"Modelling Greenland Ice Sheet Collapse in MIS-11, MIS-5, and the Future"
For approximately the last 800,000 years, Earth has undergone a sequence of gradual glaciation (the buildup of thick masses of ice across primarily Northern Hemisphere land areas) and deglaciation with a cycle on the order of 100,000 years. This cycle is driven in large part by variations in the Earth's orbital configuration, with changes in axial tilt, the eccentricity of the orbit, and precession of the equinoxes playing the primary roles. However, there are also some internal climate system factors that affect both the timing and intensity of interglacial periods.
Using the CESM climate model, we will strive to reproduce climate conditions during the MIS-11 interglacial (~425,000 to ~390,000 years ago) and MIS-5 interglacial (~130,000 to ~115,000 years ago). These climate conditions will then be used to force a model of the Greenland ice sheet to better constrain its melt rate, spatial extent, etc. during these periods. These climate states will be scruntinized for climate system factors that may have played a role in controlling the rate and extent of ice sheet melt, thus providing some points of comparison to the present and anticipated future climate. The climate and ice sheet models will then be used to make improved future projections of Greenland melt, thereby contributing to better estimates of global sea level rise.
Beginning with a childhood fascination with everyday weather, I have long been interested in atmospheric sciences and the climate system. My educational journey began with a bachelor's in meteorology, during which time I participated in several research projects examining mesoscale and synoptic scale atmospheric phenomena. I then moved on to large-scale climate dynamics for my master's thesis, examining the roughly periodic nature of atmospheric wave growth and propagation on a hemispheric scale. Finally, after a stint as a consulting meteorologist, I found myself compelled to return to climate science so that I may build the knowledge and skills necessary for a career tackling one of humanity's greatest challenges: climate change.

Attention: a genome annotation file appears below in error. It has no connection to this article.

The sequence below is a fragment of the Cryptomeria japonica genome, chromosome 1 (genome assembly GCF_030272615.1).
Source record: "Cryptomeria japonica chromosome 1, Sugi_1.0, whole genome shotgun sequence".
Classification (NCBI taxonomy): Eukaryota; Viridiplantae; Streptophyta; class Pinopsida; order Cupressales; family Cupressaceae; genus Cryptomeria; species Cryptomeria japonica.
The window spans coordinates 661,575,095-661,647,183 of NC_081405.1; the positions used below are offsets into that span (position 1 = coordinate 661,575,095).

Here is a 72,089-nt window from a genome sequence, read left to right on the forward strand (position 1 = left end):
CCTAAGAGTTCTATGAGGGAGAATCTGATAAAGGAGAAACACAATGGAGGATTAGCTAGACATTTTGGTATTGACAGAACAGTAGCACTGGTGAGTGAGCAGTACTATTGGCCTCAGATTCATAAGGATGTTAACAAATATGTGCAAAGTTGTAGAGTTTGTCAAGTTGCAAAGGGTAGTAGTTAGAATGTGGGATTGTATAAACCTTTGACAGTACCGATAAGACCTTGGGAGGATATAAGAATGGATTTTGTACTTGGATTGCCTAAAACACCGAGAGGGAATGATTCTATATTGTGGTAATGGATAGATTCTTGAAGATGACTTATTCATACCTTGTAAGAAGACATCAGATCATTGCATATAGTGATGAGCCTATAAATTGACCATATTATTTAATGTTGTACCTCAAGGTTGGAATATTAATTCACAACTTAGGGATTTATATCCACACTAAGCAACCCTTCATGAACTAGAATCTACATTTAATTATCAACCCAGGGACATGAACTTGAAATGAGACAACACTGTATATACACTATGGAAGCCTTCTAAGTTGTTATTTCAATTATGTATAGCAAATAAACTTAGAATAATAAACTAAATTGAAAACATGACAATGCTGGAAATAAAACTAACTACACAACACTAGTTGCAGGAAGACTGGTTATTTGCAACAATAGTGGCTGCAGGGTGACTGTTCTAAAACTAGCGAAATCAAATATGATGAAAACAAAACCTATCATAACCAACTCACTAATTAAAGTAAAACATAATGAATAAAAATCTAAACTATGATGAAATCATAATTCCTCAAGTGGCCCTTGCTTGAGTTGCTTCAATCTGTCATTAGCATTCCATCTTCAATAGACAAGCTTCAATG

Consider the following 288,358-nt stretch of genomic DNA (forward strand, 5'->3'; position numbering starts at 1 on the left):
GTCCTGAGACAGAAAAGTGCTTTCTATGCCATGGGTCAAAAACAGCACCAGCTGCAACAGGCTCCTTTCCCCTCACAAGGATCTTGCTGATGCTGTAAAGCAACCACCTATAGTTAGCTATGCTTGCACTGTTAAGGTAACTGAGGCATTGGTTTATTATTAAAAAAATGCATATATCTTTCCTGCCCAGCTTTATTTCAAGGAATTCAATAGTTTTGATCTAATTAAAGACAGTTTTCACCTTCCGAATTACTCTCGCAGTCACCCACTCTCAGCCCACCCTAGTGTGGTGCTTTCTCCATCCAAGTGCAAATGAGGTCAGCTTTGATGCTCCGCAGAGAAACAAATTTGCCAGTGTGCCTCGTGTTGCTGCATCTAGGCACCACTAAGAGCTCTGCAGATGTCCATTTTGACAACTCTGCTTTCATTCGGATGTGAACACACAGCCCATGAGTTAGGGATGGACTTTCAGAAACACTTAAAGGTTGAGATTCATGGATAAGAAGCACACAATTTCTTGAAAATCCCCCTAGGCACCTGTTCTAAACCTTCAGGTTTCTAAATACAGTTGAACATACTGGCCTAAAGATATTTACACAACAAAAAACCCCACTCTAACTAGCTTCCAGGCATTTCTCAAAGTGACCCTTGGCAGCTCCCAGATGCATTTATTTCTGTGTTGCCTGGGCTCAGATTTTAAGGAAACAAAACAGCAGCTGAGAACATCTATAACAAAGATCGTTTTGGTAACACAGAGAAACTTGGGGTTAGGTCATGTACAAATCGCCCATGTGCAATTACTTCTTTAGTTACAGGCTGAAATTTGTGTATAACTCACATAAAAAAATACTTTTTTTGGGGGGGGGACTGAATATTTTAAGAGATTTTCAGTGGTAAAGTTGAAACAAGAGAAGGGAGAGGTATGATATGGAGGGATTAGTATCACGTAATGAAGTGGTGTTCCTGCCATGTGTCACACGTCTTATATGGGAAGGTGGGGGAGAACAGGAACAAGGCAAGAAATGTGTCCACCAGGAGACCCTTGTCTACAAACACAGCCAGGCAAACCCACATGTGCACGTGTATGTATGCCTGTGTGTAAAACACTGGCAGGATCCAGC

|Oct. 2019-present (anticipated late 2022)||PhD||Universität Bremen||Bremen, Deutschland|
|Jan. 2014-Aug. 2016||Master's Degree||Colorado State University||Fort Collins, CO, United States|
|Aug. 2010-Dec. 2013||Bachelor's Degree||University of Missouri||Columbia, MO, United States|
Publications and Presentations
Thompson, D. W. J. , B. R. Crow, and E. A. Barnes, 2017: Intraseasonal periodicity in the Southern Hemisphere circulation on regional spatial scales. J. Atmos. Sci. 74, 865-877.
|Implications of the Observed 25-Day Periodicity in the Extratropical Circulation for Weather and Climate||D. W. J. Thompson||96th Annual American Meteorological Society||New Orleans, LA, USA||13 Jan 2016|
|Observational Analysis and Numerical Simulations of a Case of Rotating Lake-Effect Snow over Lake Tahoe (Poster)||N. F. Laird and N. D. Metz||94th Annual American Meteorological Society||Atlanta, GA, USA||2 Feb 2014|
|Forecast Assessment of Two Challenging Lake-Effect Snow Events in the Eastern Great Lakes Region (Poster)||N. F. Laird||2012 Annual National Weather Association Meeting||Madison, WI, USA||7 Oct 2012|
|The Historic Cold Wave of Nov. 11, 1911 in Missouri: Using a Modern Cold Frontal Passage to Draw Parallels to a Historic Event (Poster; 2nd author)||E. Kutta, P. S. Market, J. Power, K. Crandall, N. I. Fox, and P. Guinan||2011 Annual National Weather Association Meeting||Birmingham, AL, USA||16 Oct 2011|